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Article
November 7, 1990

Lead Poisoning From the Use of Indian Folk Medicines

Author Affiliations

Centers for Disease Control Atlanta, Ga
Seattle, Wash
Food and Drug Administration Bothell, Wash
University of South Florida Tampa
Food and Drug Administration Cincinnati, Ohio

Centers for Disease Control Atlanta, Ga
Seattle, Wash
Food and Drug Administration Bothell, Wash
University of South Florida Tampa
Food and Drug Administration Cincinnati, Ohio

JAMA. 1990;264(17):2212-2213. doi:10.1001/jama.1990.03450170060017
Abstract

To the Editor.—  Folk medicines from various cultures may contain levels of toxic compounds high enough to cause poisoning.1,2 Lead poisoning due to the use of certain folk medicines among Asian Indians living in the United States has been reported previously.3-5 The following case involves a non-Asian US resident who received treatment through "alternative medical" channels.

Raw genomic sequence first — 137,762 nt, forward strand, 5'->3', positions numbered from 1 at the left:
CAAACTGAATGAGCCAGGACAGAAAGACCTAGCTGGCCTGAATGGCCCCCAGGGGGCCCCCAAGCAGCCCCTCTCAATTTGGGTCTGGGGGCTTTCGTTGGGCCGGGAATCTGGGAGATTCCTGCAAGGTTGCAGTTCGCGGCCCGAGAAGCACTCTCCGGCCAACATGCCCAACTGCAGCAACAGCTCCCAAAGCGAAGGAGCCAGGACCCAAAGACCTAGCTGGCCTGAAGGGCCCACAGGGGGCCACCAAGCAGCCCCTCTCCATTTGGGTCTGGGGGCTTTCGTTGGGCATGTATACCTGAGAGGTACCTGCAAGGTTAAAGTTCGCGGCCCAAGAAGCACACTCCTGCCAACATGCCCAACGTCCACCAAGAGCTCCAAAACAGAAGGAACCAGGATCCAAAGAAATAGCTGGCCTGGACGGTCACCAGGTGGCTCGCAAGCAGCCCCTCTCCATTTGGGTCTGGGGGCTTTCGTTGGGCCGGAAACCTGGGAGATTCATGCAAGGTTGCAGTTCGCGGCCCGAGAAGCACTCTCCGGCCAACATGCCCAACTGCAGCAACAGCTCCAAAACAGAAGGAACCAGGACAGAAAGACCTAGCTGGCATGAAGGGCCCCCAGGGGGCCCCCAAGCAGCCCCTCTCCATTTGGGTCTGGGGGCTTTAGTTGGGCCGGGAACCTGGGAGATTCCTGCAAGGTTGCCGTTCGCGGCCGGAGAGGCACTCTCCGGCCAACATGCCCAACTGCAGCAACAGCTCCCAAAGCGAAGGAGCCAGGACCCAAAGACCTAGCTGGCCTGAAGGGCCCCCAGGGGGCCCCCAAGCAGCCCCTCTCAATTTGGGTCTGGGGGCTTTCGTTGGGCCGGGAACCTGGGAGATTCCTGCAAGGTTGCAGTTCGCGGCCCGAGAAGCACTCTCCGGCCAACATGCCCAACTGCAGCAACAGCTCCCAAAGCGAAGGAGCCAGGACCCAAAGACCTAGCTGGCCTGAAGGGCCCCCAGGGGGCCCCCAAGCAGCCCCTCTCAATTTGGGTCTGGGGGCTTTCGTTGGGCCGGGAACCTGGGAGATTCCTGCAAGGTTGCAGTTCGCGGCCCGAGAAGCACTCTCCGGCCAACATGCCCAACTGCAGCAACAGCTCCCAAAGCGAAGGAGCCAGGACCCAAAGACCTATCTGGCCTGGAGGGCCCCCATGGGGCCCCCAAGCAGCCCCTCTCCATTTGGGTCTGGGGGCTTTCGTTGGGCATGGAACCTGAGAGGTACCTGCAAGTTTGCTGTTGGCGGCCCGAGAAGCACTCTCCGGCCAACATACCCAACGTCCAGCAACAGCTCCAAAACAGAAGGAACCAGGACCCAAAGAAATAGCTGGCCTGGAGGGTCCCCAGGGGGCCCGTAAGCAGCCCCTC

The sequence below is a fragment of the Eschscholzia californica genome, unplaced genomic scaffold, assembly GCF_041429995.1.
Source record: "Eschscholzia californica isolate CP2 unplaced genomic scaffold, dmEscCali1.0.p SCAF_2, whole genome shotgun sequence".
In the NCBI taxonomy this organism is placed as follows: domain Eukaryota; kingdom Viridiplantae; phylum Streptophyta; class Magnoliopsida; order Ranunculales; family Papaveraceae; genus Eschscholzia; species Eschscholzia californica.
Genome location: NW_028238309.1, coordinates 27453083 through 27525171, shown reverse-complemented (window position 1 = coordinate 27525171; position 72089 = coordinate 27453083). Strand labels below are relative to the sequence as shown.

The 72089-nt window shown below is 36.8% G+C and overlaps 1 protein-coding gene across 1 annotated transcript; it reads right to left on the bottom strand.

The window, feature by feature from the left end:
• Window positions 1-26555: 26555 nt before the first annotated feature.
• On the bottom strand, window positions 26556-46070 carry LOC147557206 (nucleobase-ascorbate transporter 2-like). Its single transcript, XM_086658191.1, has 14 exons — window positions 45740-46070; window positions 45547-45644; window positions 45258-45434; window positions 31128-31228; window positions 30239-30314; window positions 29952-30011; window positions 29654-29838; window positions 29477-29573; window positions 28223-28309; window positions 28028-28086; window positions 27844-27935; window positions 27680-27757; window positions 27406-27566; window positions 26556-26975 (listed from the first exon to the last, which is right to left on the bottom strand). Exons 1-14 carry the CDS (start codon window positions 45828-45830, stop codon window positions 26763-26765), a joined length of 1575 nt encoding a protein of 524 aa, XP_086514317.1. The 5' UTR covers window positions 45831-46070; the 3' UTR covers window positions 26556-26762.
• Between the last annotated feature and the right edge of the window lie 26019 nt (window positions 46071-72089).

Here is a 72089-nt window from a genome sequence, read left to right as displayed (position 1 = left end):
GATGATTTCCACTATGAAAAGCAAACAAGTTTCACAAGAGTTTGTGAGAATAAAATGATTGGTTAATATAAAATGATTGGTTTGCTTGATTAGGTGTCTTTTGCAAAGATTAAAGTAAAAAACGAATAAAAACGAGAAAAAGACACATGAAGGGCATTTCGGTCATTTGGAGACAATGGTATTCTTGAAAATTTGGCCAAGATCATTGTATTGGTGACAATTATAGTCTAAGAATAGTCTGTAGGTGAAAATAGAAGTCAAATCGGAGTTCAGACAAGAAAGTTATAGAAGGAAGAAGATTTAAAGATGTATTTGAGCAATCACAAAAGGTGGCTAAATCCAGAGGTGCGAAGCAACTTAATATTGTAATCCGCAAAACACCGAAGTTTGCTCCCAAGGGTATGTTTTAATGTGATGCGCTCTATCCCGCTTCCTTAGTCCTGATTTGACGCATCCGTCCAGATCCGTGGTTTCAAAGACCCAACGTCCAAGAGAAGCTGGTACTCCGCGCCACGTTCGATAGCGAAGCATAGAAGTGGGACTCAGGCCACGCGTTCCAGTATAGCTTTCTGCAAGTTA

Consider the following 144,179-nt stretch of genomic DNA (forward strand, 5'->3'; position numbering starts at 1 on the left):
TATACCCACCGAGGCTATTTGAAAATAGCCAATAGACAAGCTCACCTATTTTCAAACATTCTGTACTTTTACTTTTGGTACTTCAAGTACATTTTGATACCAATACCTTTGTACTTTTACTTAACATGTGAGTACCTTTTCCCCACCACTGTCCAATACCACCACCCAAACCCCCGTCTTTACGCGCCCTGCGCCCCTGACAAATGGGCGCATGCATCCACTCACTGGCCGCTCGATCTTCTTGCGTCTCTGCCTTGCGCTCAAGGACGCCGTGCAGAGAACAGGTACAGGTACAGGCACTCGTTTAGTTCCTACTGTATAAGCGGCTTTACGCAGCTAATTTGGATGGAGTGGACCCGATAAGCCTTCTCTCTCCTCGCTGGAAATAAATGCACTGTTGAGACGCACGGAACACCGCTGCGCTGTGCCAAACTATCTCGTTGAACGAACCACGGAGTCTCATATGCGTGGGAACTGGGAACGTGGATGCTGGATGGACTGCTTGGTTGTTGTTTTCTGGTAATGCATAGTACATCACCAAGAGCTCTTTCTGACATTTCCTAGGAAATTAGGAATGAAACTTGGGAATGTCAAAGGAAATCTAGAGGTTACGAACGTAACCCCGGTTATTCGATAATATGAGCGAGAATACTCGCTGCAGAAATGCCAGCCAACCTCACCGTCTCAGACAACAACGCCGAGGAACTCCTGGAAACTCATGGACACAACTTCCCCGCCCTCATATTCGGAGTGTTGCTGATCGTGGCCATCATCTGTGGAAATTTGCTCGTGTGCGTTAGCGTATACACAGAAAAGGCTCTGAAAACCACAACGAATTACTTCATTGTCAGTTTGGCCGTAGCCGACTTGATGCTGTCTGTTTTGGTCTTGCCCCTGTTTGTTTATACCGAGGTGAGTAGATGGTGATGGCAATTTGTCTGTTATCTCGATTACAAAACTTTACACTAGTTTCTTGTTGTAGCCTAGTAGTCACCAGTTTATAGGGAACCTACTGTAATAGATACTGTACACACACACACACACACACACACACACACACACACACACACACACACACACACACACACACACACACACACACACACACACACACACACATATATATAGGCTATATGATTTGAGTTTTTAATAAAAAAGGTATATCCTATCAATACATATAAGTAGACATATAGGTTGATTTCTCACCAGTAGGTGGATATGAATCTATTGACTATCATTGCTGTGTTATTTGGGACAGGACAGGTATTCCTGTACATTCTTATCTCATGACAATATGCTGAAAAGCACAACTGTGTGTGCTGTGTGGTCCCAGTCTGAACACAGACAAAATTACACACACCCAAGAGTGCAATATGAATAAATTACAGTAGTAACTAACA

Report of a Case.—  In August 1989, a 41-year-old white, non-Hispanic woman from Seattle, Wash, was hospitalized with a 1-month history of increasing abdominal pain, obstipation, and weight loss. A gastroenterologist was consulted. Laboratory test results revealed a hypochromic anemia (hematocrit, 28.8), basophilic stippling, reticulocytosis (2.7 × 109/L), and normal leukocyte and platelet counts. The results of serum chemistry and other diagnostic tests were unremarkable, except for a blood lead level of 3.43 μmol/L.To determine the source of the lead exposure, we took an in-depth medical history of the

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